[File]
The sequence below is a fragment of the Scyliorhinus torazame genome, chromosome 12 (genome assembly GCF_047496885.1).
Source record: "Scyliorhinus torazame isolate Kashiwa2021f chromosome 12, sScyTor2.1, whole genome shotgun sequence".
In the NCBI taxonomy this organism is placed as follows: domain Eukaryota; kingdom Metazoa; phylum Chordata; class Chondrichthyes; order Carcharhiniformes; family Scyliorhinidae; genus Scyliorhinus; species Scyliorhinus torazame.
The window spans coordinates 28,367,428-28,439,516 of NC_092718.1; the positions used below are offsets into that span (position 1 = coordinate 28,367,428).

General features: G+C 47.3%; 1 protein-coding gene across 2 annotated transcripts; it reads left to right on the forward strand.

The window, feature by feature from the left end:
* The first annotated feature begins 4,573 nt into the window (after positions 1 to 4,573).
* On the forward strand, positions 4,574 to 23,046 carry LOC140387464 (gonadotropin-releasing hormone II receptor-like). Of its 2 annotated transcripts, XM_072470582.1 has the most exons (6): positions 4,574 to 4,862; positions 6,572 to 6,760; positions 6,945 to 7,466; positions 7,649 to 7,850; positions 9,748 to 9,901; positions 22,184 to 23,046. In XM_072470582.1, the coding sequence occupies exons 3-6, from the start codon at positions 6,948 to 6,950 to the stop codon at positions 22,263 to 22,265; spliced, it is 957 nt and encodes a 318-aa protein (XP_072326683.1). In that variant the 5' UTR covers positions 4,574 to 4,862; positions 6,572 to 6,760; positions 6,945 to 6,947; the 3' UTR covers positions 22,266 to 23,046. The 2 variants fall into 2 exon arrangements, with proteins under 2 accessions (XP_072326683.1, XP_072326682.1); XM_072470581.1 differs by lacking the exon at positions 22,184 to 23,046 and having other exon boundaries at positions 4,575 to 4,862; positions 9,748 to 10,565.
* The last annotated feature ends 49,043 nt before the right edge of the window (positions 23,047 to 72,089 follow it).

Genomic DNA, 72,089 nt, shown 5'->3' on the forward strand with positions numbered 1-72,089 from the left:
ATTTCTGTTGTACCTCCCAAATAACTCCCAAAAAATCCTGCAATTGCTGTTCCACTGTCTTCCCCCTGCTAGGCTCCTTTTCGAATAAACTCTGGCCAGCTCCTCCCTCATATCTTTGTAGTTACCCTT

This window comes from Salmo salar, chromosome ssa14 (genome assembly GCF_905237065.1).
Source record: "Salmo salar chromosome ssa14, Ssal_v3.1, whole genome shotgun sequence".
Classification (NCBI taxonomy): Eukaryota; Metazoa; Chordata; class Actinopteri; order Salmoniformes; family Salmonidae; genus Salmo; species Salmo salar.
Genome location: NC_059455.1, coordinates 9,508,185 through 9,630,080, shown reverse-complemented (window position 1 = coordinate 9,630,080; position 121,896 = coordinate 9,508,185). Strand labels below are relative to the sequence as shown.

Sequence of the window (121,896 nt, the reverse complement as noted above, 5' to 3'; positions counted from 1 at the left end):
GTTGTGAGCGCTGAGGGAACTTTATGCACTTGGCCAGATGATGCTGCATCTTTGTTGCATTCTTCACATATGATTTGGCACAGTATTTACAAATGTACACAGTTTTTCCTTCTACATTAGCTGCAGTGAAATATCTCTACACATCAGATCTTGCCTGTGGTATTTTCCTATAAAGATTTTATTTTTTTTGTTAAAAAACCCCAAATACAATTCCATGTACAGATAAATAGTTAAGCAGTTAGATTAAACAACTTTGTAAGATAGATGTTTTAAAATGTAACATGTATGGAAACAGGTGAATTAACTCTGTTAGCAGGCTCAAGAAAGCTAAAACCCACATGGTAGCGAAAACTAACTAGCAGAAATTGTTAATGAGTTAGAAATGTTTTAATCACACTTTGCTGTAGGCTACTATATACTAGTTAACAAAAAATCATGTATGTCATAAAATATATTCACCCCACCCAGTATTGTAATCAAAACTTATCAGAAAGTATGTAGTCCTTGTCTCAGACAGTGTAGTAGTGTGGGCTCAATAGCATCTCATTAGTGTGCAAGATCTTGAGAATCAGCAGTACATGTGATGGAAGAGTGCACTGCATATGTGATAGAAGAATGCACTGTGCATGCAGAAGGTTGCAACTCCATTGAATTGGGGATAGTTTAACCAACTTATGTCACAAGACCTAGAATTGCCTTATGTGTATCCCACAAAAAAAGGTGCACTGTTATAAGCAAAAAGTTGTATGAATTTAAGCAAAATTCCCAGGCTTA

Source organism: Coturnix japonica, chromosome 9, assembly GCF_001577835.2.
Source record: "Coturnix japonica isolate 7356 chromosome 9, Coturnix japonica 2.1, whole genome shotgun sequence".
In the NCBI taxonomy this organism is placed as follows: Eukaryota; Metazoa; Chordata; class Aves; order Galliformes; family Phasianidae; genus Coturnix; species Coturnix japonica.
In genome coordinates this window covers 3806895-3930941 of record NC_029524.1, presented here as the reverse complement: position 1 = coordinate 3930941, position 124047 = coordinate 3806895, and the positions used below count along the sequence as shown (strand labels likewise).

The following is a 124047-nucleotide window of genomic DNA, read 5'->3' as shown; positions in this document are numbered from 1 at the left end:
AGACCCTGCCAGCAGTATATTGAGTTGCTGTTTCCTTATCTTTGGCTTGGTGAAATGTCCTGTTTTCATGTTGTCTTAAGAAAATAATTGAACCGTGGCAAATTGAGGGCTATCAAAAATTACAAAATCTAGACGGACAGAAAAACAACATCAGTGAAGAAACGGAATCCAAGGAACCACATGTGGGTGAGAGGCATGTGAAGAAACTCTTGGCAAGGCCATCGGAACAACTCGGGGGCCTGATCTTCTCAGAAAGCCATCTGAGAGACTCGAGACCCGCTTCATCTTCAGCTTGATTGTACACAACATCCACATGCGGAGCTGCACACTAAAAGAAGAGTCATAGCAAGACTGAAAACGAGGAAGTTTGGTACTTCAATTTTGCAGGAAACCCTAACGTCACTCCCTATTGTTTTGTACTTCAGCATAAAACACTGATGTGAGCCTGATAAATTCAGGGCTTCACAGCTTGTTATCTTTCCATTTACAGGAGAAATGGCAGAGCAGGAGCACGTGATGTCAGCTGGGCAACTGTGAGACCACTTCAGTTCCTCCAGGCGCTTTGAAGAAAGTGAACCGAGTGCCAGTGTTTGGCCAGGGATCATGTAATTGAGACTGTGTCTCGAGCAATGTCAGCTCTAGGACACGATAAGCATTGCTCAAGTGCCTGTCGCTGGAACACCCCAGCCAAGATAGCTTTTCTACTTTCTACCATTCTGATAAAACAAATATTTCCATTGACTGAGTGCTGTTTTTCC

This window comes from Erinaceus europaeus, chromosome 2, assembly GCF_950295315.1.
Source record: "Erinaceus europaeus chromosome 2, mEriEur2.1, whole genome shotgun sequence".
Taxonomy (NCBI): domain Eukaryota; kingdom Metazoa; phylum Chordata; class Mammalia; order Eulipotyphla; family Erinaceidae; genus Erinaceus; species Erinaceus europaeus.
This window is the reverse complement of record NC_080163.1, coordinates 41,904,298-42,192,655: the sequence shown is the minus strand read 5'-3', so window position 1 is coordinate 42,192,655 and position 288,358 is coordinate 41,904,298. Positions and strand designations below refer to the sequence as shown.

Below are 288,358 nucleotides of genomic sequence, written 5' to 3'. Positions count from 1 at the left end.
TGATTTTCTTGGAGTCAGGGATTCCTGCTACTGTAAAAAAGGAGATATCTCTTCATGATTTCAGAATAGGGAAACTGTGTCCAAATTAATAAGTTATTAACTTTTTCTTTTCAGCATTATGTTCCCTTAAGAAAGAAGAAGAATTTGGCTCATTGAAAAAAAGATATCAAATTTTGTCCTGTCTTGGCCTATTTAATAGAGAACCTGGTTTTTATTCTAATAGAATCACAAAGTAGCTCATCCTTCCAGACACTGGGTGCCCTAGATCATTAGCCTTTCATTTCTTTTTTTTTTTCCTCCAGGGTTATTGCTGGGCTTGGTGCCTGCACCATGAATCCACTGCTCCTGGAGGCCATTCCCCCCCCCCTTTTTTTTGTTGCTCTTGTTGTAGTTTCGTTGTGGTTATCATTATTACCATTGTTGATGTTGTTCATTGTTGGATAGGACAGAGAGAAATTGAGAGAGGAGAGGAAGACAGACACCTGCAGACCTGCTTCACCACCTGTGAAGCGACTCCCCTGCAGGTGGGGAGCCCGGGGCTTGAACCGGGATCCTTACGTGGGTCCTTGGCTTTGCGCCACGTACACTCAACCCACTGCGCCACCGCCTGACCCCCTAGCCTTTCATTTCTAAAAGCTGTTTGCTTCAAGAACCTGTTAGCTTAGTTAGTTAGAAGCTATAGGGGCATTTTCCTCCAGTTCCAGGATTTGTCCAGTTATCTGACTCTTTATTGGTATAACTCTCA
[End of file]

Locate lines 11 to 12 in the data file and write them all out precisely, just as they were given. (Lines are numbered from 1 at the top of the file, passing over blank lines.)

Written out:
ATTTCTGTTGTACCTCCCAAATAACTCCCAAAAAATCCTGCAATTGCTGTTCCACTGTCTTCCCCCTGCTAGGCTCCTTTTCGAATAAACTCTGGCCAGCTCCTCCCTCATATCTTTGTAGTTACCCTT

This window comes from Salmo salar, chromosome ssa14 (genome assembly GCF_905237065.1).